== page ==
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June 1, 2016

Volume 17 Issue 52

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Sen. Paul Stalls on TSCA Reform

U.S. Senate approval for legislation to reform the Toxic Substances Control Act will have to wait until at least June 6, when the Senate reconvenes, after a senator hit “pause” on the effort to bring the bill to a vote May 26.

Sen. Rand Paul, R-Ky., objected to a unanimous consent request to vote on the legislation, saying he needed more time to read and understand it.

Titled the “Frank R. Lautenberg Chemical Safety for the 21st Century Act,” bill H.R. 2576 passed in the House of Representatives by a 403-12 vote on May 24. The Lautenberg act merges policy priorities from S. 697, which passed the Senate in December, and H.R. 2576, which passed the House last June.

TSCA is the primary law governing chemicals in the U.S. market, including components of many lubricants. Enforced by the Environmental Protection Agency, the law has remained unchanged since its passing in 1976. The TSCA reform legislation text may be viewed online here.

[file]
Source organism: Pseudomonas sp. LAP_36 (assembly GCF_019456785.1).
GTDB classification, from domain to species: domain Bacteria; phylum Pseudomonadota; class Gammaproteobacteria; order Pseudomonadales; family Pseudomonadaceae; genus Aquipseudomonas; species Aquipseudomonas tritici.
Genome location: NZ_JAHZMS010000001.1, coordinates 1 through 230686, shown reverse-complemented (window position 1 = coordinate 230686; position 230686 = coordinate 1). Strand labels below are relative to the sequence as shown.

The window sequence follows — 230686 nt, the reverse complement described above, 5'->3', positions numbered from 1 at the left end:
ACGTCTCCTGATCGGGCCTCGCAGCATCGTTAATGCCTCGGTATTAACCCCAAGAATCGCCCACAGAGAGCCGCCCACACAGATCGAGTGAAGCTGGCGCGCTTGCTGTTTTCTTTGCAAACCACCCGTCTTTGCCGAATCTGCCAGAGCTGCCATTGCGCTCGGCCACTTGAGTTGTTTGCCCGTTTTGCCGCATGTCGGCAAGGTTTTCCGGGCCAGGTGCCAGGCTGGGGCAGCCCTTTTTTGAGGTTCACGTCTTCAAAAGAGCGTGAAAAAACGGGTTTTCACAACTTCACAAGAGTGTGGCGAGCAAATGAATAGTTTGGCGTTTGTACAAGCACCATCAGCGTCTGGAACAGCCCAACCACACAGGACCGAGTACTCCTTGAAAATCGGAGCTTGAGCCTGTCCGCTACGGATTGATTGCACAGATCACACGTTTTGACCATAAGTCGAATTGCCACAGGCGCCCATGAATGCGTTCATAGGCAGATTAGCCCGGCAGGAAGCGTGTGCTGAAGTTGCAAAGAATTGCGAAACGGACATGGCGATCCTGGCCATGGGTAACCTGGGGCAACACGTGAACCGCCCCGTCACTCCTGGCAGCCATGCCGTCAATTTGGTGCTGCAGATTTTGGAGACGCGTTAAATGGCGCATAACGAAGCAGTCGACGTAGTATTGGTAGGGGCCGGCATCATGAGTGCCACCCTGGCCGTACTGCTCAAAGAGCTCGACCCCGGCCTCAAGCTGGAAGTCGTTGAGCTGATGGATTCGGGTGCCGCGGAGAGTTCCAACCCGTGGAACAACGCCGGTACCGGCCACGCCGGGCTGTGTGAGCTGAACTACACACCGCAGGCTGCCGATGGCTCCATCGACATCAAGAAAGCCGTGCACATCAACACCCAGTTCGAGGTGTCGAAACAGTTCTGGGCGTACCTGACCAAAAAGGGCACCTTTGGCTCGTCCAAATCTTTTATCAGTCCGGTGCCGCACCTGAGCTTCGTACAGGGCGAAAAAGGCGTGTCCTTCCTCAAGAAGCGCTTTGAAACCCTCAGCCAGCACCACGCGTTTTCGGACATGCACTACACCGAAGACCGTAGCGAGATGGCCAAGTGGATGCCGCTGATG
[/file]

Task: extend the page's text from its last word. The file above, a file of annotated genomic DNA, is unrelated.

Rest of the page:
According to a press release by Paul’s office, the senator believed the TSCA reform legislation was being unnecessarily rushed without an opportunity for review. “I promised the people of Kentucky that I would read every bill before voting for or against it,” he stated.

The American Chemistry Council said momentum for reform of TSCA came to a “grinding halt” due to Sen. Paul’s objection. The council has said the nation’s primary chemicals management law must be updated to keep pace with scientific advancements and to ensure that chemical products are safe for intended use, while also encouraging innovation and protecting American jobs.

“We are sincerely disappointed that Sen. Paul has decided to stand in the way of efforts to provide greater certainty and clarity to industry while holding EPA to strict accountability and transparency requirements,” the ACC said in a statement. “Sen. Paul’s decision to block final passage of legislation to bring chemical regulation into the 21st century is putting the brakes on common sense policy that will have far-reaching benefits for America’s economy and public health. We hope Sen. Paul will quickly reconsider his position.”

The Independent Lubricant Manufacturers Association has urged its members to weigh in with their senators to ask them to expedite passage of the bill.